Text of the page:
“Stephanie Dorris did not fully recognize her burden. After her disability insurance provider, Unum Life Insurance Company of America, terminated her benefits, she fought hard to prove that Unum’s explanation for its decision was wrong. She convinced the district court that it was, so the court proceeded to decide whether Dorris was then entitled to benefits. It saw barely a thing in the administrative record going to that question, and no attempt from Dorris to supplement the record. Based on this lack of evidence, the court entered judgment in Unum’s favor. On appeal, Dorris contends that some evidence proved her entitlement to benefits, or alternatively, that the district court should have given her the opportunity to supplement the record after judgment. Because we see no clear error in the district court’s factual findings nor an abuse of discretion in its decision to limit itself to the record before it, we affirm the judgment.”
Seventh Circuit Identifies Plaintiff’s Specific Failures Made in the District Court
After the DC found that Unum erroneously denied Plaintiff benefits and that she was disabled from performing the duties of her regular occupation, the only issue left for the DC to resolve was whether she was entitled to receive benefits. The burden was upon Plaintiff to prove that entitlement.
The CC noted several areas where Plaintiff failed in the DC:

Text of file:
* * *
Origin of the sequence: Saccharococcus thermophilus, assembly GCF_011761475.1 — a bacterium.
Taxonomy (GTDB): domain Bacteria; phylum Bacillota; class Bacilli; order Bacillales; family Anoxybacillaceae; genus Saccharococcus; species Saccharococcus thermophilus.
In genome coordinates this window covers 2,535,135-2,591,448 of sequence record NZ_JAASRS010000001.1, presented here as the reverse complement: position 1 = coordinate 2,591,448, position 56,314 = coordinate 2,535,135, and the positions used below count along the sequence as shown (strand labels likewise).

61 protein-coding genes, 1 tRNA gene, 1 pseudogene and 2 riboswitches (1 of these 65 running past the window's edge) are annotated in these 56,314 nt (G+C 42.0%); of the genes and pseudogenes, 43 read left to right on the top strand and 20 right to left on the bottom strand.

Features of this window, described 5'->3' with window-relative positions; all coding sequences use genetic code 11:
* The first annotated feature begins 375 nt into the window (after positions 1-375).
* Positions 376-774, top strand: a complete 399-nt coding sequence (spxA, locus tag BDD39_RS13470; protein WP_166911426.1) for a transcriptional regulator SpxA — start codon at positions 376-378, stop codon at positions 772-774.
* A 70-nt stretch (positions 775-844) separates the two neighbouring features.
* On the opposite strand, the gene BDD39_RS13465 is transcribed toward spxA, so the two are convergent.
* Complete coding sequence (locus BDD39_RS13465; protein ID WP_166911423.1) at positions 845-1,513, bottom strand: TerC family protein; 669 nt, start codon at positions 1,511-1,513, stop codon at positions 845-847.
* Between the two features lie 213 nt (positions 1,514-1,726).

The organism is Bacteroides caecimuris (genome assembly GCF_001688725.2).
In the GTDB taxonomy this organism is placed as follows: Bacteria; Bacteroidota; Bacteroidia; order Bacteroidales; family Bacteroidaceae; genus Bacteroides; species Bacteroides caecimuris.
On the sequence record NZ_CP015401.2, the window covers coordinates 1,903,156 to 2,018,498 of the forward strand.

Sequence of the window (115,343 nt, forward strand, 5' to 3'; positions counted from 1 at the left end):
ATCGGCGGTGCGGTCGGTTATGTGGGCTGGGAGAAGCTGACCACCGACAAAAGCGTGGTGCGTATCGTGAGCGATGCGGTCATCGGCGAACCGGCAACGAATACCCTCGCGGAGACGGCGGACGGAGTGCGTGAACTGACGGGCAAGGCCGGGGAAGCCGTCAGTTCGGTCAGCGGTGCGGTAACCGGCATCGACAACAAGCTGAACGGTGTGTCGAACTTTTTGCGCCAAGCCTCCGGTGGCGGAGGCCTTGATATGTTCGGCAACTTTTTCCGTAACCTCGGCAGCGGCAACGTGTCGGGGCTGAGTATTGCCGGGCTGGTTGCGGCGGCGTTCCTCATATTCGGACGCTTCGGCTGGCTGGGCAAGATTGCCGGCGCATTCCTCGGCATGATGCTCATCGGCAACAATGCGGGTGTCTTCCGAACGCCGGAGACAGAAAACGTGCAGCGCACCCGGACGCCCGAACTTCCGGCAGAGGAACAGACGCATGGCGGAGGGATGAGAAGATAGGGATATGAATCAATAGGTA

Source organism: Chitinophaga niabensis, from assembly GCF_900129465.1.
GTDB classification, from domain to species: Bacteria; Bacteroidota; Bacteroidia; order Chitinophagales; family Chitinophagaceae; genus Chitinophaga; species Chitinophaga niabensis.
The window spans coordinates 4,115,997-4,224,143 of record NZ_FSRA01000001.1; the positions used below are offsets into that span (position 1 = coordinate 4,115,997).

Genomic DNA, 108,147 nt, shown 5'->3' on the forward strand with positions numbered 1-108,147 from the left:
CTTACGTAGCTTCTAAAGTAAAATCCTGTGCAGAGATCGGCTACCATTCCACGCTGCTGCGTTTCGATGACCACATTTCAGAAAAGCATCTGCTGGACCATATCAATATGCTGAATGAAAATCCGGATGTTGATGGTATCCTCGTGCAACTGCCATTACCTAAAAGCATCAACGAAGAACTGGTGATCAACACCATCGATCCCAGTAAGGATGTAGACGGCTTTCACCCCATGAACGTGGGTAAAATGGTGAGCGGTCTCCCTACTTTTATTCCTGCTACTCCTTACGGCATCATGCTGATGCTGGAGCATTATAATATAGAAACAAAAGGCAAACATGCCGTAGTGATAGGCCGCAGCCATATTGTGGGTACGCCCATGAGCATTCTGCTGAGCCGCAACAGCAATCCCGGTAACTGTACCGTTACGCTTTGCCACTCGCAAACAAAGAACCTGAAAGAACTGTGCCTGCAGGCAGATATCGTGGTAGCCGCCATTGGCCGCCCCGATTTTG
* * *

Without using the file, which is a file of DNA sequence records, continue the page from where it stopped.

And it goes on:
- When the Magistrate Judge denied Plaintiff’s request to depose certain witnesses for “clarification,” the Magistrate specifically ruled that she could request discovery under federal Rule 26. She never sought further discovery.
- She did not object to the Magistrate Judge’s denial of her request to depose witnesses.
- She argued that she was unable to work in any occupation for which she was “reasonably fit” and complained that there was no vocational evidence in the record to substantiate that she could work in those occupations. The CC noted that the burden of proof was on Plaintiff, and she offered nothing of her own “on these points.”
- She listed occupations for which Unum may say she was “reasonably fit,” but without evidence, asserted they all required working more than 40 hours a week, so she could not perform the material duties of any of them.
- As for the “20% less option,” her statements were conclusory. “She simply declared that she met that definition without identifying how.” The DC “noted that she provided ‘no evidence or explanation’ to support that assertion.'”
- Plaintiff never asked to reopen discovery until after the judgment. The CC stated that “A motion to amend the judgment under Rule 59 is not ‘a vehicle for a party to undo its own procedural failures.'” She should have moved to reopen discovery when Unum sought judgment, not wait until after Unum won.
The ruling against Plaintiff in this case could likely have been different if the attorney had submitted evidence as noted by both the DC and CC that was missing.
This case was not handled by our office, but we believe it can be instructive to those struggling with presenting evidence to a court in order to sustain their burden of proving they are entitled to either LTD or short-term disability (STD) benefits. If you have questions about this case, or any question about your disability claim, contact a disability lawyer at our disability insurance law firm of Dell & Schaefer for a free consultation.
We are passionate about helping individuals that have been denied Unum disability insurance benefits and we have resolved more than 1,000 disability denial lawsuits against Unum.